Research has shown that early self-regulation skills are strongly associated with academic success in children. Self-regulation refers to a set of skills that enable individuals to manage their thoughts, emotions, and behaviors in order to achieve their goals. These skills include things like impulse control, attentional focus, emotional regulation, and planning and organization.
According to a study conducted by the universities of Zurich and Mainz, teaching children how to manage their attention and impulses in primary school has a long-term positive effect on their later educational success.
Self-regulation, or the ability to manage attention, emotions, and impulses, as well as persevere in pursuing individual goals, is not a skill typically associated with young children. However, school closures due to the pandemic and children’s increased use of digital media have demonstrated how important these abilities are, particularly for children.
According to studies, people who demonstrated self-regulation as children have a higher income, better health, and higher life satisfaction. They also show that the ability to exert self-regulation can be targetedly trained in childhood. How can self-regulation skills training be integrated into a typical elementary school day without taking up too much teaching time? Is it possible to teach young students an abstract self-regulation strategy in a suitable manner? Is it possible to improve long-term educational success by teaching such skills?
Our study has shown how the training of this skill can be explicitly embedded in primary school teaching at an early stage. An increase in self-regulation enables children to take on more responsibility for their own learning and to set goals on their own and work toward them.Ernst Fehr
Self-regulation improves even with short training units
These questions were investigated by an international team from the Department of Economics at the University of Zurich (Switzerland) and the Johannes Gutenberg University Mainz (Germany). The research team was able to demonstrate that even a short training unit resulted in a significant and sustainable improvement in self-regulation using a randomized controlled study in elementary schools involving over 500 first graders.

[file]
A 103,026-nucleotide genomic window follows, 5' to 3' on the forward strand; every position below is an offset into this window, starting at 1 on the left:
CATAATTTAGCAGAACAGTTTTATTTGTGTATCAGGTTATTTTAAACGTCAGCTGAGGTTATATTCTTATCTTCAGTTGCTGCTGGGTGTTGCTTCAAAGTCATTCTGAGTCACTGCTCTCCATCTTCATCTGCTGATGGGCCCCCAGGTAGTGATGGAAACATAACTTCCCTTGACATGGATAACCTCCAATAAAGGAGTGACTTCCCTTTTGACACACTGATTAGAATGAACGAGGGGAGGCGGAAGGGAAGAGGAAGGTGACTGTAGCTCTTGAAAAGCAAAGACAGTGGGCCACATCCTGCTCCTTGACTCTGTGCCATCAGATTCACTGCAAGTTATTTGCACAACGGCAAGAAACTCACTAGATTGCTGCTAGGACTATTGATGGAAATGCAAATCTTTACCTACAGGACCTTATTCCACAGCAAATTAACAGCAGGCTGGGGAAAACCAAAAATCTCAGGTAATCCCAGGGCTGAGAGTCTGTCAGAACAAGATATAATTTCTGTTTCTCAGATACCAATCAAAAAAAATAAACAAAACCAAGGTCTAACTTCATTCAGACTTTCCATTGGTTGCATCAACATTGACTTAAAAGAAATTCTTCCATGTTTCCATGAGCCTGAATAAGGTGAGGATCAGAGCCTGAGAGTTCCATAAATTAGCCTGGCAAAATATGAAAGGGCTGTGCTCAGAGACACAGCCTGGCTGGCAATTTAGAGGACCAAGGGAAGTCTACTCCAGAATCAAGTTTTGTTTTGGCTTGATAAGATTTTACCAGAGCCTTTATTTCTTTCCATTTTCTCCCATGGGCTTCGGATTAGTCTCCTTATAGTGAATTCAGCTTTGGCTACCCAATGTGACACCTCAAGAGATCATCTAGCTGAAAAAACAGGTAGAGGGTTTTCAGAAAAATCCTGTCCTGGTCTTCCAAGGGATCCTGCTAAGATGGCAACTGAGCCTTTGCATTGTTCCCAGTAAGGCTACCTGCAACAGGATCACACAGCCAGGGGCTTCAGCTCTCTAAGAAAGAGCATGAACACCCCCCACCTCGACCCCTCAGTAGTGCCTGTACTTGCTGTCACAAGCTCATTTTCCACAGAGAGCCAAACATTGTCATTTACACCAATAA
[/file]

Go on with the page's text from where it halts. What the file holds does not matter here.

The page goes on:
The training had a significant impact on the children’s reading ability and focus on careless mistakes one year after the training, and they were also significantly more likely to be admitted to a selective academic secondary school (Gymnasium) three years after the training.
“Our study has shown how the training of this skill can be explicitly embedded in primary school teaching at an early stage. An increase in self-regulation enables children to take on more responsibility for their own learning and to set goals on their own and work toward them,” says Ernst Fehr, professor in the Department of Economics at the University of Zurich. According to the last author, children’s comprehensive key skills that are of fundamental importance for good educational attainment and a successful later life can be improved thanks to the simple scalability of the program.
Easily integrated into the regular timetable
Due to previous practical experience, the study authors designed the training units in such a way that they could be implemented in any primary school setting: the training unit lasted only five hours, and teachers participated in a three-hour training session and received fully developed teaching materials that they could integrate directly into the regular class schedule.
The training modules were based on the MCII Strategy (“Mental Contrasting with Implementation Intentions”), which has already been the subject of excellent research in adults and older students. The teachers used a picture book and a hurdle jumper role model to present the abstract strategy in a playful manner. In the first step, the children imagined the benefits of achieving a goal. They compared them to the challenges they might face along the way (“Mental Contrasting”). The children then developed “when-then” plans and identified specific behaviors to overcome the obstacles (“Implementation Intention”).
Positive effect on society
“The unique aspect of our research is the long-term ripple effects that this brief training unit can have. These effects benefit the child and are passed on to society in a variety of ways over the course of the child’s life “Daniel Schunk, professor of public and behavioral economics at Johannes Gutenberg University Mainz, is the first author. “The fact that early investments in such fundamental skills benefit not only the child but also society should receive more attention in education policy.”